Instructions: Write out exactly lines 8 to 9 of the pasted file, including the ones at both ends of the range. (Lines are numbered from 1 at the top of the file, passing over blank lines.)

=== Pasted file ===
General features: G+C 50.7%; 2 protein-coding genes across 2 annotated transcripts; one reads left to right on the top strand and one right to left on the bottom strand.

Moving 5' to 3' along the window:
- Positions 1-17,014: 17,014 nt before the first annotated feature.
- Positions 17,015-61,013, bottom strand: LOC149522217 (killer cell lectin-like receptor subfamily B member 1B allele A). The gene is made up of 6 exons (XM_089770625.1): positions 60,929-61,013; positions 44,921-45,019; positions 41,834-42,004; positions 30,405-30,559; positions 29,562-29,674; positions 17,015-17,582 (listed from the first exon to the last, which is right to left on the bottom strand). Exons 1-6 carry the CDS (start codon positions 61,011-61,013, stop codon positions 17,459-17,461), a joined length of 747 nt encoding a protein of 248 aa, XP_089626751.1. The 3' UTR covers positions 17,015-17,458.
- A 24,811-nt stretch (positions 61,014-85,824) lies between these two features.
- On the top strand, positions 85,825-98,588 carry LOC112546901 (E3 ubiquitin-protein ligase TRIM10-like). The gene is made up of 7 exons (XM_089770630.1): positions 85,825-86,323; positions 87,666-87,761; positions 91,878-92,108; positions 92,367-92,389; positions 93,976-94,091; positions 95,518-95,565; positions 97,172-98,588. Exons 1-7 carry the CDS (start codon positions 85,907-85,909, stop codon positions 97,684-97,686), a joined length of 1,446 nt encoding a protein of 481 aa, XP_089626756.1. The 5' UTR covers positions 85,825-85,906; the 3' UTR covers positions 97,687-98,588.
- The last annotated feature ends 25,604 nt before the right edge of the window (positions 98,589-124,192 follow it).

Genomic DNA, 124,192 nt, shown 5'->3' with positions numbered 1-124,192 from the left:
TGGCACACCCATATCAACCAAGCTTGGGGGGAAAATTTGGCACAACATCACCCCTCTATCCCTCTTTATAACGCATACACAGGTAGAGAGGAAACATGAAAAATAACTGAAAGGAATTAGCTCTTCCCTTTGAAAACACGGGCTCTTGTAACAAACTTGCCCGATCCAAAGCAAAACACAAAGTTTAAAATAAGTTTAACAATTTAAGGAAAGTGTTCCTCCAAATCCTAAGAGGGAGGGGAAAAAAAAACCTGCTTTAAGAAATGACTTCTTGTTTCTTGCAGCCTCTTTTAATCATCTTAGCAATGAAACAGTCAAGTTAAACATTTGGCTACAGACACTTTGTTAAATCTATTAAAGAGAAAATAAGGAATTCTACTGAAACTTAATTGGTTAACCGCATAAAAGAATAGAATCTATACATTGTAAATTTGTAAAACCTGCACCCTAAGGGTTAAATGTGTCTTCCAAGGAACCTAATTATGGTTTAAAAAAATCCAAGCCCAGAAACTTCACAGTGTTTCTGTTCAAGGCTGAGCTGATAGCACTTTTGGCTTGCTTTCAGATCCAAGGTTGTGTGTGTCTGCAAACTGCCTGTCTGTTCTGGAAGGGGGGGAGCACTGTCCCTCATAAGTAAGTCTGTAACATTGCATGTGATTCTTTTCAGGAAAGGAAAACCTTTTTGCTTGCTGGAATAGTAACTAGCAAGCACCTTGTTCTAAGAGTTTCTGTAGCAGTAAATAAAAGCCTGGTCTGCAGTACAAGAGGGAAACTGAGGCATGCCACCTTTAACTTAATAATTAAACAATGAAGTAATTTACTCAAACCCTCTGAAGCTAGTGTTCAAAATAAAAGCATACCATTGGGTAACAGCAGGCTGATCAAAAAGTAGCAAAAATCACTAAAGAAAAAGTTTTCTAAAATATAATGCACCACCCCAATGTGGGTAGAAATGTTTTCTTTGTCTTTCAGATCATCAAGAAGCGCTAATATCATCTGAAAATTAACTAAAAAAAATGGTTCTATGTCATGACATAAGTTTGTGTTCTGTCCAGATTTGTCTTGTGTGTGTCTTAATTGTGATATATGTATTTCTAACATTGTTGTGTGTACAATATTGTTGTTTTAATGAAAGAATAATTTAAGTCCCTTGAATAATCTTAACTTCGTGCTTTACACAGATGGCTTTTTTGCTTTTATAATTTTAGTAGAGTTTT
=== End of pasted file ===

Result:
Genomic DNA, 124,192 nt, shown 5'->3' with positions numbered 1-124,192 from the left:
TGGCACACCCATATCAACCAAGCTTGGGGGGAAAATTTGGCACAACATCACCCCTCTATCCCTCTTTATAACGCATACACAGGTAGAGAGGAAACATGAAAAATAACTGAAAGGAATTAGCTCTTCCCTTTGAAAACACGGGCTCTTGTAACAAACTTGCCCGATCCAAAGCAAAACACAAAGTTTAAAATAAGTTTAACAATTTAAGGAAAGTGTTCCTCCAAATCCTAAGAGGGAGGGGAAAAAAAAACCTGCTTTAAGAAATGACTTCTTGTTTCTTGCAGCCTCTTTTAATCATCTTAGCAATGAAACAGTCAAGTTAAACATTTGGCTACAGACACTTTGTTAAATCTATTAAAGAGAAAATAAGGAATTCTACTGAAACTTAATTGGTTAACCGCATAAAAGAATAGAATCTATACATTGTAAATTTGTAAAACCTGCACCCTAAGGGTTAAATGTGTCTTCCAAGGAACCTAATTATGGTTTAAAAAAATCCAAGCCCAGAAACTTCACAGTGTTTCTGTTCAAGGCTGAGCTGATAGCACTTTTGGCTTGCTTTCAGATCCAAGGTTGTGTGTGTCTGCAAACTGCCTGTCTGTTCTGGAAGGGGGGGAGCACTGTCCCTCATAAGTAAGTCTGTAACATTGCATGTGATTCTTTTCAGGAAAGGAAAACCTTTTTGCTTGCTGGAATAGTAACTAGCAAGCACCTTGTTCTAAGAGTTTCTGTAGCAGTAAATAAAAGCCTGGTCTGCAGTACAAGAGGGAAACTGAGGCATGCCACCTTTAACTTAATAATTAAACAATGAAGTAATTTACTCAAACCCTCTGAAGCTAGTGTTCAAAATAAAAGCATACCATTGGGTAACAGCAGGCTGATCAAAAAGTAGCAAAAATCACTAAAGAAAAAGTTTTCTAAAATATAATGCACCACCCCAATGTGGGTAGAAATGTTTTCTTTGTCTTTCAGATCATCAAGAAGCGCTAATATCATCTGAAAATTAACTAAAAAAAATGGTTCTATGTCATGACATAAGTTTGTGTTCTGTCCAGATTTGTCTTGTGTGTGTCTTAATTGTGATATATGTATTTCTAACATTGTTGTGTGTACAATATTGTTGTTTTAATGAAAGAATAATTTAAGTCCCTTGAATAATCTTAACTTCGTGCTTTACACAGATGGCTTTTTTGCTTTTATAATTTTAGTAGAGTTTT